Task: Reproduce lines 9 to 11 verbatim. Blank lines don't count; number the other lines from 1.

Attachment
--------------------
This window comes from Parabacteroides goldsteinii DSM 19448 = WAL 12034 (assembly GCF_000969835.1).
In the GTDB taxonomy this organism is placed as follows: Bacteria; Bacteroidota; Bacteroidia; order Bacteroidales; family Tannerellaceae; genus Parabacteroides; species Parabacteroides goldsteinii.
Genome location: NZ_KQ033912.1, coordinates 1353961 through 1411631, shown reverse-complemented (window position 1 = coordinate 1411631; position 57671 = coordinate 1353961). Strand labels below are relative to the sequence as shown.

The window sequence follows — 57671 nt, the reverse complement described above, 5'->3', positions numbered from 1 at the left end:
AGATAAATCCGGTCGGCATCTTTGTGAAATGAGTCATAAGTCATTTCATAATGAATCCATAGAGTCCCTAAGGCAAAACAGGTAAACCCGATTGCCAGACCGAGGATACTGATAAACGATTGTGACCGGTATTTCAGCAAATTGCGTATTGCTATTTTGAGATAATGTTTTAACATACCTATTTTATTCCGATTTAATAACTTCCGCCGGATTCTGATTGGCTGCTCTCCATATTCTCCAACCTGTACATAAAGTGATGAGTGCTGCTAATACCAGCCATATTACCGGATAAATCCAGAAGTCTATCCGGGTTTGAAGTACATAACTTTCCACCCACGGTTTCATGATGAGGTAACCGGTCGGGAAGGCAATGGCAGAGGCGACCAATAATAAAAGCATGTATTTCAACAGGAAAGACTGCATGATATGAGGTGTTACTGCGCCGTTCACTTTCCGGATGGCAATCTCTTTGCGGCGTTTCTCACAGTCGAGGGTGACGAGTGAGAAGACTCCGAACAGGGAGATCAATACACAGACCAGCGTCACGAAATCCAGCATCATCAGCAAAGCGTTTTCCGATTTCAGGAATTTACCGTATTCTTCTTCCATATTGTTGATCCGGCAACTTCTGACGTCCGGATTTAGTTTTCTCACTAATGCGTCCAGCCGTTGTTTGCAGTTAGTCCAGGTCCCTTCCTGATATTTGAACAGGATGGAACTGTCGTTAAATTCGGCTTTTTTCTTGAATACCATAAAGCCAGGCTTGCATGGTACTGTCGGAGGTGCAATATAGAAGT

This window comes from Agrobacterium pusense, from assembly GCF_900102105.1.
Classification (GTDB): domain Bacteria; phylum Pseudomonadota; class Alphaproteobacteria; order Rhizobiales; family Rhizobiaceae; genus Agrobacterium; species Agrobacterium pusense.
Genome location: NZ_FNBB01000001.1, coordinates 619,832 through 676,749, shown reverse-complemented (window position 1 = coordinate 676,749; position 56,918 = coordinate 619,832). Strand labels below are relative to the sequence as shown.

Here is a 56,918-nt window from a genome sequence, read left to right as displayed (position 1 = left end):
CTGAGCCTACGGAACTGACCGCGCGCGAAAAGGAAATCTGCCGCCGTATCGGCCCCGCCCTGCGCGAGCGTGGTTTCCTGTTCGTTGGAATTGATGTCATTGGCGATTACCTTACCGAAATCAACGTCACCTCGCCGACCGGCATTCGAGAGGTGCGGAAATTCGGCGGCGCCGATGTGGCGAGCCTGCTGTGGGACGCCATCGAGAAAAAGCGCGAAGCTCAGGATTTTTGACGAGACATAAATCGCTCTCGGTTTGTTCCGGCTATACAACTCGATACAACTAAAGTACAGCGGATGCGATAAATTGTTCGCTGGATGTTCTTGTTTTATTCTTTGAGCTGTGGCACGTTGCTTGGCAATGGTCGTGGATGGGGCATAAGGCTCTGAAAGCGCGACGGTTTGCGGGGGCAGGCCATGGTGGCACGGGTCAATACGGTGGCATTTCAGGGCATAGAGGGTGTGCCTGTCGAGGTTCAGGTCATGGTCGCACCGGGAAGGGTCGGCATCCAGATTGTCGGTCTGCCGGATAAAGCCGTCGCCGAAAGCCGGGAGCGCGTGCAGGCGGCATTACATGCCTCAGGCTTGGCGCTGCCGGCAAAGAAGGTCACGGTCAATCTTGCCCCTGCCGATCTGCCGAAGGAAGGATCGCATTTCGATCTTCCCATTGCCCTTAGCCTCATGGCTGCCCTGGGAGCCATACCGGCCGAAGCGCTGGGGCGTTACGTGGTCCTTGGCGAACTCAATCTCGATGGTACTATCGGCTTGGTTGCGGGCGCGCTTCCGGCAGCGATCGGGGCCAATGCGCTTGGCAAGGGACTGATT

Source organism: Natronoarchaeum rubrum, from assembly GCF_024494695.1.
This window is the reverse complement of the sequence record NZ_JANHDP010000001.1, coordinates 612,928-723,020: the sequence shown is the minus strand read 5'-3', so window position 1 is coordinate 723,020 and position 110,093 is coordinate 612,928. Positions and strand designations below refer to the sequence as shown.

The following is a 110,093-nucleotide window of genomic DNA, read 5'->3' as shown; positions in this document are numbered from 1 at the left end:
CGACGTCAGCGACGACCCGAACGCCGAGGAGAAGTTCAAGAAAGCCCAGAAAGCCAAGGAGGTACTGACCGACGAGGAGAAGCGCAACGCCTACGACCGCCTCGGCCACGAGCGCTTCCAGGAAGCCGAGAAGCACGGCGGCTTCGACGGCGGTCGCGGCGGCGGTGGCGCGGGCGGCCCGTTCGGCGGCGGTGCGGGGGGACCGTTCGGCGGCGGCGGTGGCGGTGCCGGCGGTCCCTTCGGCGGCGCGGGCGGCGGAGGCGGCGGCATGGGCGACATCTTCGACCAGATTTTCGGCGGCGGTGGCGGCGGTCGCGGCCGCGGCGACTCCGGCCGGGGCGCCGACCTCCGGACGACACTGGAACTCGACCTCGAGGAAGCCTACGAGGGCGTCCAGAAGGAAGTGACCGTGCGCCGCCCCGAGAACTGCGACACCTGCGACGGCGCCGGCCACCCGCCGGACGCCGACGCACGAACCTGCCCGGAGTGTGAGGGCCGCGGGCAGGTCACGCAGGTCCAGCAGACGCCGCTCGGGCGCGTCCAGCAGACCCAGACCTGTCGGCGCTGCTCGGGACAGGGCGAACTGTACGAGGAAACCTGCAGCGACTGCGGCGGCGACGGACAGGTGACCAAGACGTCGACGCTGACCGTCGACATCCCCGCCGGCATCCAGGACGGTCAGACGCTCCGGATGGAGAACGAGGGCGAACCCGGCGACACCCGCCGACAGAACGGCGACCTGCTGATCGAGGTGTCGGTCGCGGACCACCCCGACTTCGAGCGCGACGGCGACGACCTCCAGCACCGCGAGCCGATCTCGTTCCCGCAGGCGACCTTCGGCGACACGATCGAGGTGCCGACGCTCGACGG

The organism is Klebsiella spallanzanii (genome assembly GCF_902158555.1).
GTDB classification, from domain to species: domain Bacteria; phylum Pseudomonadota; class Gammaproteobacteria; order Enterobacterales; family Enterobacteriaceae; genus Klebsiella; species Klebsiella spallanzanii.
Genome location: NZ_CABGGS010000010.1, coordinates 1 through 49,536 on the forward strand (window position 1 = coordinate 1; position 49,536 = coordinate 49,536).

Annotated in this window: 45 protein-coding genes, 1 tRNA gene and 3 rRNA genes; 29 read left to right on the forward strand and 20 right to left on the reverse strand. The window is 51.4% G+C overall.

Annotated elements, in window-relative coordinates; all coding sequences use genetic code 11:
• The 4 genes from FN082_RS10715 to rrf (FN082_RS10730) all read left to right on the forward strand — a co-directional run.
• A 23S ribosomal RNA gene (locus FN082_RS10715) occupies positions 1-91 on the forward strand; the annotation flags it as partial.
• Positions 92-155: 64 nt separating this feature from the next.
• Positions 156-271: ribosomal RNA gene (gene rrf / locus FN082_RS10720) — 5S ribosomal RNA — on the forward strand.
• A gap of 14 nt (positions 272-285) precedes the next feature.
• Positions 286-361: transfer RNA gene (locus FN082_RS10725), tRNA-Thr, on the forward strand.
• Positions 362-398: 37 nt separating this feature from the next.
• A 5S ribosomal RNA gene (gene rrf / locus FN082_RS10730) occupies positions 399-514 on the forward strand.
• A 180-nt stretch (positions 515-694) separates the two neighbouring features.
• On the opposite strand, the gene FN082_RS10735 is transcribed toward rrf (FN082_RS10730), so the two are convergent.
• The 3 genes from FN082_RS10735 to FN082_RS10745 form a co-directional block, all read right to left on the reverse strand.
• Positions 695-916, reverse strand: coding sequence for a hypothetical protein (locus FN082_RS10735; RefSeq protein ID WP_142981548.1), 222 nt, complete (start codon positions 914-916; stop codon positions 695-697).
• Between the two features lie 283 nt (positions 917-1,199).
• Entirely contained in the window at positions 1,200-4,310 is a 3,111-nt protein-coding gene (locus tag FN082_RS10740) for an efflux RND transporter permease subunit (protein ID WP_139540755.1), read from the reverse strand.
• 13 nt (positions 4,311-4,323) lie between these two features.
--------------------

Here is a 56,918-nt window from a genome sequence, read left to right as displayed (position 1 = left end):
CTGAGCCTACGGAACTGACCGCGCGCGAAAAGGAAATCTGCCGCCGTATCGGCCCCGCCCTGCGCGAGCGTGGTTTCCTGTTCGTTGGAATTGATGTCATTGGCGATTACCTTACCGAAATCAACGTCACCTCGCCGACCGGCATTCGAGAGGTGCGGAAATTCGGCGGCGCCGATGTGGCGAGCCTGCTGTGGGACGCCATCGAGAAAAAGCGCGAAGCTCAGGATTTTTGACGAGACATAAATCGCTCTCGGTTTGTTCCGGCTATACAACTCGATACAACTAAAGTACAGCGGATGCGATAAATTGTTCGCTGGATGTTCTTGTTTTATTCTTTGAGCTGTGGCACGTTGCTTGGCAATGGTCGTGGATGGGGCATAAGGCTCTGAAAGCGCGACGGTTTGCGGGGGCAGGCCATGGTGGCACGGGTCAATACGGTGGCATTTCAGGGCATAGAGGGTGTGCCTGTCGAGGTTCAGGTCATGGTCGCACCGGGAAGGGTCGGCATCCAGATTGTCGGTCTGCCGGATAAAGCCGTCGCCGAAAGCCGGGAGCGCGTGCAGGCGGCATTACATGCCTCAGGCTTGGCGCTGCCGGCAAAGAAGGTCACGGTCAATCTTGCCCCTGCCGATCTGCCGAAGGAAGGATCGCATTTCGATCTTCCCATTGCCCTTAGCCTCATGGCTGCCCTGGGAGCCATACCGGCCGAAGCGCTGGGGCGTTACGTGGTCCTTGGCGAACTCAATCTCGATGGTACTATCGGCTTGGTTGCGGGCGCGCTTCCGGCAGCGATCGGGGCCAATGCGCTTGGCAAGGGACTGATT

Source organism: Natronoarchaeum rubrum, from assembly GCF_024494695.1.